The Role of Human Activity on Biodiversity Loss: The White Rhino as a Case in Point
The introduction section will provide a background for the study by explaining its objectives, the hypotheses, the problem statement and the study justification. An overview of the paper will also be provided in the introduction section.
The literature review section provides a background for the study objectives based on past research. Its aim is to provide a theoretical framework from which data analysis and discussions can be conducted in the context of the primary research for the study. Various studies will be used for reference including Milner- Gulland (2012); Flandroy et al. (2018); and Committee on International Science’s Task Force on Global Biodiversity (1989).
The literature review begins from the perception that while biodiversity is useful for human existence, humans have caused biodiversity loss through their activities (Alho, 2012).
The discussion section will synthesize information obtained from varied resources to determine the answer to the research question. The proposed study will be conducted through a combination of secondary and primary approaches to qualitative research. The discussion will be fragmented into 3 sections based on the study hypotheses.
The first section will provide a discussion of what biodiversity is a background on how human activities have impacted on biodiversity in the past. It will begin from the hypothesis that humans interact with living organisms in different ways and that the two are mutually beneficial to each other. This will be founded on the hypothesis that humans gain from biodiversity through their activities as reported by Diaz et al. (2006).
The second section of the discussion will describe the relevance of the white rhino as a case example of the interactions between humans and wildlife and how human activities contribute to wildlife extinction. This section will begin with the recognition of the hypothesis that humans exacerbate extinction as posited by Bull and Maron (2006).
In the third section of the discussion, the objective of the research will be to explore whether the hypothesis that humans mediate speciation is actually true as discussed by Alho (2017). The section will help in providing counter arguments to the hypothesis that humans cause extinction. Through this section and the previous ones, it will be possible to conclude on whether the extinction of the white rhino was a result of human activity or an outcome of nature.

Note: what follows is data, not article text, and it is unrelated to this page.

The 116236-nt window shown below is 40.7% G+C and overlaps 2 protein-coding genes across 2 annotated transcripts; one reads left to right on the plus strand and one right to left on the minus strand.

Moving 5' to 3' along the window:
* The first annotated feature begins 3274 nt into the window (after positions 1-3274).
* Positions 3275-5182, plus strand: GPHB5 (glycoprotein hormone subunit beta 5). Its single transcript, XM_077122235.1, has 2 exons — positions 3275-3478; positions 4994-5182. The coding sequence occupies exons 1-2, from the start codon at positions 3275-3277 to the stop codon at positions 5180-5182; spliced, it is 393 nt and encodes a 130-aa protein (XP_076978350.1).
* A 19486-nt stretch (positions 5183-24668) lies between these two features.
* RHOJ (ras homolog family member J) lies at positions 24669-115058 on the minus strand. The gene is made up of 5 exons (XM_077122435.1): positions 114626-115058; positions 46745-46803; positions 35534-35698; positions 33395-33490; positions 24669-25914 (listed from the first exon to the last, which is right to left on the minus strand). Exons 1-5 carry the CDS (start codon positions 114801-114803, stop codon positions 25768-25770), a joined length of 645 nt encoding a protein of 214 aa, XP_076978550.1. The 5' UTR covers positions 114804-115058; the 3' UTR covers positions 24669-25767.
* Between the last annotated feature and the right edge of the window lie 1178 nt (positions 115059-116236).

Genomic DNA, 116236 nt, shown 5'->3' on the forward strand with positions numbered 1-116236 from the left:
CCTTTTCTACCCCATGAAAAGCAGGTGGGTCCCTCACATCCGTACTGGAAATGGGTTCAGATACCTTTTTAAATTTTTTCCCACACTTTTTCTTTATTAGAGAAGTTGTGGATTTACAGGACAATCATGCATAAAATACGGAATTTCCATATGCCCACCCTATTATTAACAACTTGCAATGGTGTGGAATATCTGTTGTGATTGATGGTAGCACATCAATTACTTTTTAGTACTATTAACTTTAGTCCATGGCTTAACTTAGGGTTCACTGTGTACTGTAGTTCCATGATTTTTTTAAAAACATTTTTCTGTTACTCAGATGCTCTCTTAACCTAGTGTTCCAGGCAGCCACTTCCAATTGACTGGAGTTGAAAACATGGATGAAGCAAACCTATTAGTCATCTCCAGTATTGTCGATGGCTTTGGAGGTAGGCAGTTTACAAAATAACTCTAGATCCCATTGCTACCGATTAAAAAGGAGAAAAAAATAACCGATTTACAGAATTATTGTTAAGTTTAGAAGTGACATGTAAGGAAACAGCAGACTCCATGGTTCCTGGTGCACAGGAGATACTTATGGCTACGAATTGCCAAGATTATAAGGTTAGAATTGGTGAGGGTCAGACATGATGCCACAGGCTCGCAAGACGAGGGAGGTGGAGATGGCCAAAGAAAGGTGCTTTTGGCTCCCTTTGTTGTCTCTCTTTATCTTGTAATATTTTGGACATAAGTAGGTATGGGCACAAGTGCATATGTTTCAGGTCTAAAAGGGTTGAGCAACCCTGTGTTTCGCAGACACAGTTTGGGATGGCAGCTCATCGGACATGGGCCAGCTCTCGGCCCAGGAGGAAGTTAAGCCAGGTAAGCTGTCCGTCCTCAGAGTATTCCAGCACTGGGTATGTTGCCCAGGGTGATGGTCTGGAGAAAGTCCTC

The section provides a final summary of the contents of the paper by bringing together concepts from the literature review and those from the primary study, and eventually making deductions that can be generalized based on information from the other sections.
Alho, C.J.R. (2012). The importance of biodiversity to human health: An ecological perspective. Estudos Avancados, 26(74). Retrieved from www.scielo.br/scielo.php?pid=S0103-40142012000100011&script=sci_arttext&tlng=en
Bull, J.W. & Maron, M. (2016). How humans drive speciation as well as extinction. Proceedings of Biological Sciences, 283(1833). Retrieved from www.ncbi.nlm.nih.gov/pmc/articles/PMC4936035/
Diaz, S., Fargione, J., Chapin III, S. & Tilman, D. (2006). Biodiversity loss threatens human well- being. PLoSOne. Retrieved from journals.plos.org/plosbiology/article?id=10.1371/journal.pbio.0040277
Flandroy, L., Poutahidis, T., Berg, G., Clarke, G., Dao, M.C., Decaestecker, E. et al. (2018). The impact of human activities and lifestyles on the interlinked microbiota and health of humans and of ecosystems. Society of the Total Environment, 627, 1018- 1038. Retrieved from www.sciencedirect.com/science/article/pii/S0048969718303413
Milner-Gulland, E.J. (2017). Interactions between human behavior and ecological systems. Philosophical Transactions B, 367(1586), 270- 278. Retrieved from www.ncbi.nlm.nih.gov/pmc/articles/PMC3223800/
Committee on International Science’s Task Force on Global Biodiversity (1989). Loss of biological diversity: A global crisis requiring international solutions. A Report to the National Science Board. Retrieved from www.nsf.gov/nsb/publications/1989/nsb0989.pdf